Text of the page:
“Among these 100 stars, there is hardly a poet who reveals himself/herself to adhere to anything other than a strict middle-of-the-road Democratic politics…There’s not a Republican, not a conservative, not a libertarian, not a radical of any sort here…there isn’t…anything different than what you might expect from a bunch of Democratic party functionaries…”
This complaint about contemporary American poetry was echoed in Ron Charles’ Washington Post essay, “Why is modern Poetry So Bad?”
Not to be undone, Seth Abramson mounts a liberal defense of Charles’ essay. He writes in the Huffington Post that one reason modern poetry is so good is because, “We elected to office (Obama) a man who writes poetry, reads poetry, and invites poets to his House to read their work.”
Few Obama supporters know that two of Obama’s poems had been published in the New York Times in 2008. Obama’s poems received critical attention then, not only from those in academia, but also from those on the political right.
A critic of Obama’s poems, Dr. Eowyn, claims, “One (poem) is the cringe-worthy ‘Underground,’ about ‘apes that eat figs.’ The other poem, ‘Pop,’ is much more interesting, biographical, and disturbing.” Eowyn believes “Pop” is disturbing because it deals with a man-boy relationship.
To discover that contemporary American poetry may be not only about man-boy relationships, but also blatant propaganda for the progressive state is to raise the question, why is this so? One reason for poets support of the progressive state may be because there has been an influx of women poets into the literary world.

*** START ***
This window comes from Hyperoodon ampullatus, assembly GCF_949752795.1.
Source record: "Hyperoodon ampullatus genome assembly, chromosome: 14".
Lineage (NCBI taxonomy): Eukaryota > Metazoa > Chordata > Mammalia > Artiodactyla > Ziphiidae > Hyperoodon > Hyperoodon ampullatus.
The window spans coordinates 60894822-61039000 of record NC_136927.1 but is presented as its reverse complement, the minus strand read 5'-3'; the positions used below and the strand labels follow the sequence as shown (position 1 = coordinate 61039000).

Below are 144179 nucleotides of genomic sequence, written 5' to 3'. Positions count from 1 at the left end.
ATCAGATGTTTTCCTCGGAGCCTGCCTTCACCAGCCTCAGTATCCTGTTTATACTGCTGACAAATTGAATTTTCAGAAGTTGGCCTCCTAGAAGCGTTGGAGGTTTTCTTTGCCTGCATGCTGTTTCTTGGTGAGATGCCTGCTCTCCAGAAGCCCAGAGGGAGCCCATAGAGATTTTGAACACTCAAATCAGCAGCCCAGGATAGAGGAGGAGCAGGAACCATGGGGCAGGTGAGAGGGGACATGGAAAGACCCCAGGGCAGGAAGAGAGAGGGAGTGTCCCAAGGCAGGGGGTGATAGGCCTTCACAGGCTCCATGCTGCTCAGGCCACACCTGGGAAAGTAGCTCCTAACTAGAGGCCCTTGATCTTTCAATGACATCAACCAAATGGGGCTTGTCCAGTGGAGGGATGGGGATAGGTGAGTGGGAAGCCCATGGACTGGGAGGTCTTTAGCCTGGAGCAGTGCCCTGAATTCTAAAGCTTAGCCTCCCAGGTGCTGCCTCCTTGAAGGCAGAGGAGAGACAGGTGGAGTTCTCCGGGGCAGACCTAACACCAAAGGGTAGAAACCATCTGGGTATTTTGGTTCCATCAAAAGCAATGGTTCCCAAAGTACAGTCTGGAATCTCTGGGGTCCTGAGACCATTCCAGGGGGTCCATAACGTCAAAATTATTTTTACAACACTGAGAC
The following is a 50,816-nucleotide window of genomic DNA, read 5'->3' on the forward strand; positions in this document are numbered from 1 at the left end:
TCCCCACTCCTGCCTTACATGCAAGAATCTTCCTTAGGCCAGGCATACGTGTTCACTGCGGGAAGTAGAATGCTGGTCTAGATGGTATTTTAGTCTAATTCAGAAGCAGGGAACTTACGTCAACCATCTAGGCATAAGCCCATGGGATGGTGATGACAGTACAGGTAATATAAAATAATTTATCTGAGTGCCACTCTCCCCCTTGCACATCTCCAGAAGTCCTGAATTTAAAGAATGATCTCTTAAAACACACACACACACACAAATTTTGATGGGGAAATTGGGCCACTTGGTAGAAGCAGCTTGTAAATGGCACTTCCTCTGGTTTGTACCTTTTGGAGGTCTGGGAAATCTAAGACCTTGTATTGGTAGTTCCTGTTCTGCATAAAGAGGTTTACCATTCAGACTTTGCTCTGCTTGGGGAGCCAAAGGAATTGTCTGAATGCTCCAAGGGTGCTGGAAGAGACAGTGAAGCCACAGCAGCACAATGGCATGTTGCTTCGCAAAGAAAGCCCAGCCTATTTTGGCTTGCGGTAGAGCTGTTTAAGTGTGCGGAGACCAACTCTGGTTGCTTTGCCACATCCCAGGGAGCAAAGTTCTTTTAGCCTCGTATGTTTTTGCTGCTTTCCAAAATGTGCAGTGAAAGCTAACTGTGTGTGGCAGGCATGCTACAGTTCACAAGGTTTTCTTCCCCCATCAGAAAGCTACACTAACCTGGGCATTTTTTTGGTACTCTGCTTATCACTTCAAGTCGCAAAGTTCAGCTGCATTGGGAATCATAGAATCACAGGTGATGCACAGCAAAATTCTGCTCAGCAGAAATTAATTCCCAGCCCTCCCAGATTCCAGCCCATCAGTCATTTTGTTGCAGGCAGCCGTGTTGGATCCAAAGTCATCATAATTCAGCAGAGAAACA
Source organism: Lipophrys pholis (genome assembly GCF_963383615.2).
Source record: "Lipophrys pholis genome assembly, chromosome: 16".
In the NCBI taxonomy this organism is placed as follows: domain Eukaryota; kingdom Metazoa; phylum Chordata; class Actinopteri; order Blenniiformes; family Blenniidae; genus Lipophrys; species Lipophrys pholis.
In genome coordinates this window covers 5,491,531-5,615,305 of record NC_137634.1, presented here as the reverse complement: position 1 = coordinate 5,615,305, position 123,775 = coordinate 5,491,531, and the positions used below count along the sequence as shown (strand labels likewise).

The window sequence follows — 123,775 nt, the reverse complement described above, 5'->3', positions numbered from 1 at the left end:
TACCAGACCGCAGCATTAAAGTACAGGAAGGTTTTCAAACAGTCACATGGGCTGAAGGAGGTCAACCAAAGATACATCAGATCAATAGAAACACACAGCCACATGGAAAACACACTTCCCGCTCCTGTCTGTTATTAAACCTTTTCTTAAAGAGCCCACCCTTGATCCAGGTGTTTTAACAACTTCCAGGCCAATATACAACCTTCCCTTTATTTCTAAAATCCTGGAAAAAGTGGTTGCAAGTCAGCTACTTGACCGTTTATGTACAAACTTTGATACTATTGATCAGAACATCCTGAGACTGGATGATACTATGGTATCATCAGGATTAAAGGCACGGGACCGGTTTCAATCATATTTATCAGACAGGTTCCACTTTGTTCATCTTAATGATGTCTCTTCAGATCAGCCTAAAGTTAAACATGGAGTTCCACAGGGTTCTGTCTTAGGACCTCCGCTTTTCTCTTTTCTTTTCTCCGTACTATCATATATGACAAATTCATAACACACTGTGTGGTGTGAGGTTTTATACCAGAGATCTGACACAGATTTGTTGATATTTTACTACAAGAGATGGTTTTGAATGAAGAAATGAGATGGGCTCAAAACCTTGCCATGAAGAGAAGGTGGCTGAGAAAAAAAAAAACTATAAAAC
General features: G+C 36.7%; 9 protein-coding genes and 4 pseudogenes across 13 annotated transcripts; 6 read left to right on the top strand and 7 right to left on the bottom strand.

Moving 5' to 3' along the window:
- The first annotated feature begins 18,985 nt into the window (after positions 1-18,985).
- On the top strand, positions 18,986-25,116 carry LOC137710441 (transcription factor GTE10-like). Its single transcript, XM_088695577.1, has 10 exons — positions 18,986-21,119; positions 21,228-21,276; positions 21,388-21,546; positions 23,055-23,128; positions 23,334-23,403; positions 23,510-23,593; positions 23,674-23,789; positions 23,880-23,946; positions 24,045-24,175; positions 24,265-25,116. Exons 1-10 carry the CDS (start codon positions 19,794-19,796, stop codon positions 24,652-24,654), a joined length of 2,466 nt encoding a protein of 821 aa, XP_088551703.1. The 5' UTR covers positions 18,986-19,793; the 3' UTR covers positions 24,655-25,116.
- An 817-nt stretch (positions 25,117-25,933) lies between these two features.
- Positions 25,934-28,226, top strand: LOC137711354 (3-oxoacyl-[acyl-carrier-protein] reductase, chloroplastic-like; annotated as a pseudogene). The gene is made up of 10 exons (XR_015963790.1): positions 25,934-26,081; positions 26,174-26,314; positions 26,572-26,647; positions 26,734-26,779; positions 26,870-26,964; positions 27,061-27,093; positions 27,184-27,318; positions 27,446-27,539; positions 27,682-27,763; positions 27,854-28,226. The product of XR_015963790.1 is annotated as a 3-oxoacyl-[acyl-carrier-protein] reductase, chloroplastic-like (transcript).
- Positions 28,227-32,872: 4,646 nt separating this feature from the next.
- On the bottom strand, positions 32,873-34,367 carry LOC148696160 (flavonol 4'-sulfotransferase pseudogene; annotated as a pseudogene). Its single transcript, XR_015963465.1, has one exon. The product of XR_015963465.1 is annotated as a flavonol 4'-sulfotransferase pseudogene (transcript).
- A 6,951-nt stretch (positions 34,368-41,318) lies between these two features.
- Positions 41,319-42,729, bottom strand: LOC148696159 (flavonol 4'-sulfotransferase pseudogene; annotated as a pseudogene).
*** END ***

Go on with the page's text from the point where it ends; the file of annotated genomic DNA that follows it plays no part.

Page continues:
These women poets temper the metaphor of civil rights and victimhood to mainly discuss three topics: family, home and nature. This tempered use of the metaphor is evident in Natasha Trethewey’s poem, “Pastoral.” Beyond that, the themes of nature, family and home mix with progressive politics to earn Trethewey a place as a US poet laureate.
Does it happen by chance that when the United States has a so-called mixed-race president, the country also has a mixed-race poet laureate? “As the child of an illegal mixed-race marriage in (Gulf Port) Mississippi, born on Confederate Memorial Day, Natasha Trethewey grew up in the shadow of Jim Crow, in what she called ‘the most Southern place on earth.’”